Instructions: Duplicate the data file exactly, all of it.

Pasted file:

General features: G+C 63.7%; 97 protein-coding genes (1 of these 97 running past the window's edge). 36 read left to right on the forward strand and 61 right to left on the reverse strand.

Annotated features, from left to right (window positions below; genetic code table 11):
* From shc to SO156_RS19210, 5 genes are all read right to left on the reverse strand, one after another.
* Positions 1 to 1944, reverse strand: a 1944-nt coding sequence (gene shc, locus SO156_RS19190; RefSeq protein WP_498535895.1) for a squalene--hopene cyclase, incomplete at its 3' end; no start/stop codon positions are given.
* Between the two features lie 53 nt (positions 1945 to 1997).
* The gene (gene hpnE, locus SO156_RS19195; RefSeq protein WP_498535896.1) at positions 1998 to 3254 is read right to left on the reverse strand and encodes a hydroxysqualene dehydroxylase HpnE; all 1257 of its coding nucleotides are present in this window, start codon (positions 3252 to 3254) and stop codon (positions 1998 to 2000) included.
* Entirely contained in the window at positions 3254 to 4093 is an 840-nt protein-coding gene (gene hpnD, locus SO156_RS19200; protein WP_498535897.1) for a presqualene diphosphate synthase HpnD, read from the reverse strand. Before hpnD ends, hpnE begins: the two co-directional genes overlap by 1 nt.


General features: G+C 63.7%; 97 protein-coding genes (1 of these 97 running past the window's edge). 36 read left to right on the forward strand and 61 right to left on the reverse strand.

Annotated features, from left to right (window positions below; genetic code table 11):
* From shc to SO156_RS19210, 5 genes are all read right to left on the reverse strand, one after another.
* Positions 1 to 1944, reverse strand: a 1944-nt coding sequence (gene shc, locus SO156_RS19190; RefSeq protein WP_498535895.1) for a squalene--hopene cyclase, incomplete at its 3' end; no start/stop codon positions are given.
* Between the two features lie 53 nt (positions 1945 to 1997).
* The gene (gene hpnE, locus SO156_RS19195; RefSeq protein WP_498535896.1) at positions 1998 to 3254 is read right to left on the reverse strand and encodes a hydroxysqualene dehydroxylase HpnE; all 1257 of its coding nucleotides are present in this window, start codon (positions 3252 to 3254) and stop codon (positions 1998 to 2000) included.
* Entirely contained in the window at positions 3254 to 4093 is an 840-nt protein-coding gene (gene hpnD, locus SO156_RS19200; protein WP_498535897.1) for a presqualene diphosphate synthase HpnD, read from the reverse strand. Before hpnD ends, hpnE begins: the two co-directional genes overlap by 1 nt.